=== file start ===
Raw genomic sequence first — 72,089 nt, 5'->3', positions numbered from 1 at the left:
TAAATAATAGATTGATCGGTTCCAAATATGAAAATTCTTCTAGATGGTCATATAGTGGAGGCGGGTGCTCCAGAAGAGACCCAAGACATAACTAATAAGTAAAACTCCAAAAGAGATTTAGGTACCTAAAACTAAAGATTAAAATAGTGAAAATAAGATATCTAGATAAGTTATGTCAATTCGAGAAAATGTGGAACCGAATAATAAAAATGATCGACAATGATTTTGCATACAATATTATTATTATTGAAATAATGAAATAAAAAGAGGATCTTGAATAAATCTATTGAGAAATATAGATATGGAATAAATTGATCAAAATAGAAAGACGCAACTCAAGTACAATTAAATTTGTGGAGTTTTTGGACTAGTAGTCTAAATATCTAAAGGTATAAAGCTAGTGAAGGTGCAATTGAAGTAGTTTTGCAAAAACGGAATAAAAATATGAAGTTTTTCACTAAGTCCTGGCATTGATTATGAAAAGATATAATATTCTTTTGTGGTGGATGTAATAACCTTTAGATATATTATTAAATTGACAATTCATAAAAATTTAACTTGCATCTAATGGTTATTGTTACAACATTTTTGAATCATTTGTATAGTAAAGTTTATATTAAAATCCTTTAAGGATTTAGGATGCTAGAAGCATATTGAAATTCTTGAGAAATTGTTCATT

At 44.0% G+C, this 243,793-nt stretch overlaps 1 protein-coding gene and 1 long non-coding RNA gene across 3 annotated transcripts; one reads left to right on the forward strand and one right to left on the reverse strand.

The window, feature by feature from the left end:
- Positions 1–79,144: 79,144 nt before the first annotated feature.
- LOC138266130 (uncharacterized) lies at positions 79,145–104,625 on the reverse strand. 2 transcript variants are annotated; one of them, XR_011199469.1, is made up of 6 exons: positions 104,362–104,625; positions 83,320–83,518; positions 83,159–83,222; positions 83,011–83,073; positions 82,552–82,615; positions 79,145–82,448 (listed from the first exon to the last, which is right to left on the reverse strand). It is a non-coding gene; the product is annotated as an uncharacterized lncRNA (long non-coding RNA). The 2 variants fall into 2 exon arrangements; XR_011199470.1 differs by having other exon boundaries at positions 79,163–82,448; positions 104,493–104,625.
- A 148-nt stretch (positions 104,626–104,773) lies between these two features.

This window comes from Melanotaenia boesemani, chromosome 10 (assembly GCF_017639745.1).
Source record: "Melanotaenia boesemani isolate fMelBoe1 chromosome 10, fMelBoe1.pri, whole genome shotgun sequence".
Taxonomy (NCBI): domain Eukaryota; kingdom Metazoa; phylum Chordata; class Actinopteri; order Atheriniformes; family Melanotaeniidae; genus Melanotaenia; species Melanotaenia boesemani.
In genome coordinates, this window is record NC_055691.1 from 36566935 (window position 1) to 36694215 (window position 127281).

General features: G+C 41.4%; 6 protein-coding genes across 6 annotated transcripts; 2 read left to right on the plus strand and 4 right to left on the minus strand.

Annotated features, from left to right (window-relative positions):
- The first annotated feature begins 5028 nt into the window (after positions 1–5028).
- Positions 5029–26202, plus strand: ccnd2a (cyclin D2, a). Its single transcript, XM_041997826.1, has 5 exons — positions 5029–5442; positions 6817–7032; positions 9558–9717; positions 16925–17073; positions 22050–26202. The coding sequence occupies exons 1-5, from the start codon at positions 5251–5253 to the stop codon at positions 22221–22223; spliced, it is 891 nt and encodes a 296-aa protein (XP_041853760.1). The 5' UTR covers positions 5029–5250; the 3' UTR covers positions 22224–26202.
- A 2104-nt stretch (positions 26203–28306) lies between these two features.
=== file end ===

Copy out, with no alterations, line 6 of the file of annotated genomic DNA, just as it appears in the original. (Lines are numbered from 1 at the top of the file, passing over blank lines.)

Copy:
- LOC138266130 (uncharacterized) lies at positions 79,145–104,625 on the reverse strand. 2 transcript variants are annotated; one of them, XR_011199469.1, is made up of 6 exons: positions 104,362–104,625; positions 83,320–83,518; positions 83,159–83,222; positions 83,011–83,073; positions 82,552–82,615; positions 79,145–82,448 (listed from the first exon to the last, which is right to left on the reverse strand). It is a non-coding gene; the product is annotated as an uncharacterized lncRNA (long non-coding RNA). The 2 variants fall into 2 exon arrangements; XR_011199470.1 differs by having other exon boundaries at positions 79,163–82,448; positions 104,493–104,625.